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Author Topic: Beaulieu-Sur-Dordogne  (Read 2740 times)
alangubbay
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« on: July 09, 2009, 03:40:41 PM »
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[attachment=15245:Beaulieu...Dordogne.jpg]
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wolfnowl
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« Reply #1 on: July 09, 2009, 03:46:38 PM »
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Has a nice Renaissance feel to it...

Mike.
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If your mind is attuned to beauty, you find beauty in everything.
~ Jean Cooke ~


My Flickr site / Random Thoughts and Other Meanderings at M&M's Musings
dalethorn
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« Reply #2 on: July 09, 2009, 03:57:37 PM »
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Looks great.  I assume you applied a texture in post processing.  It works pretty well here.
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RSL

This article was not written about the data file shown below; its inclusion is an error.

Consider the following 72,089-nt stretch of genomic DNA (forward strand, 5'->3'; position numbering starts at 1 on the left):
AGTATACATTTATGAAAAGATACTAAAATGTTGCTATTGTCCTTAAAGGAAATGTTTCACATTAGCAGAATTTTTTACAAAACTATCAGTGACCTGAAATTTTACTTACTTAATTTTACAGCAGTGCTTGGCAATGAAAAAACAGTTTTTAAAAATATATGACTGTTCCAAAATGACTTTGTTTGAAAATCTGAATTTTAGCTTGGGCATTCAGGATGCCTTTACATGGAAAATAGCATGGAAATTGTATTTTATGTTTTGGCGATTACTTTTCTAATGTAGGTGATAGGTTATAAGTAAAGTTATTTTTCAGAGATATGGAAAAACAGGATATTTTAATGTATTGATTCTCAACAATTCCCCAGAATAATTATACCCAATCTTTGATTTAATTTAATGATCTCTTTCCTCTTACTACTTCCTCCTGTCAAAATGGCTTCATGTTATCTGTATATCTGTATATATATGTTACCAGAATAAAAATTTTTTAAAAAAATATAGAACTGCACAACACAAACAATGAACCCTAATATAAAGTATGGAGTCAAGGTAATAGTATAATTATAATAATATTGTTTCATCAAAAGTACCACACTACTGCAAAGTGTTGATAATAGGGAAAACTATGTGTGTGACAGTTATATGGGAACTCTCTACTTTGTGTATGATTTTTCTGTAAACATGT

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« Reply #3 on: July 09, 2009, 04:21:05 PM »
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Quote from: wolfnowl
Has a nice Renaissance feel to it...

Mike.

Mike, Renaissance? With that much texture it looks more like pointillism, which didn't come along until a bit later.

It's fine composition. I wonder what it looks like as an actual photograph.
« Last Edit: July 09, 2009, 04:22:33 PM by RSL » Logged

alangubbay
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« Reply #4 on: July 10, 2009, 02:19:10 AM »
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Quote from: alangubbay
[attachment=15245:Beaulieu...Dordogne.jpg]

Thank you for your comments.  Here is the original photgraph after scanning the film and processing in Photoshop.  Later, detail was removed with "Buzz Professional" and the texture applied.  I feel that it is reminiscent of George Saurat's "Les Baigneuses".  Alan
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RSL
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« Reply #5 on: July 10, 2009, 09:58:00 AM »
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Quote from: alangubbay
Thank you for your comments.  Here is the original photgraph after scanning the film and processing in Photoshop.  Later, detail was removed with "Buzz Professional" and the texture applied.  I feel that it is reminiscent of George Saurat's "Les Baigneuses".  Alan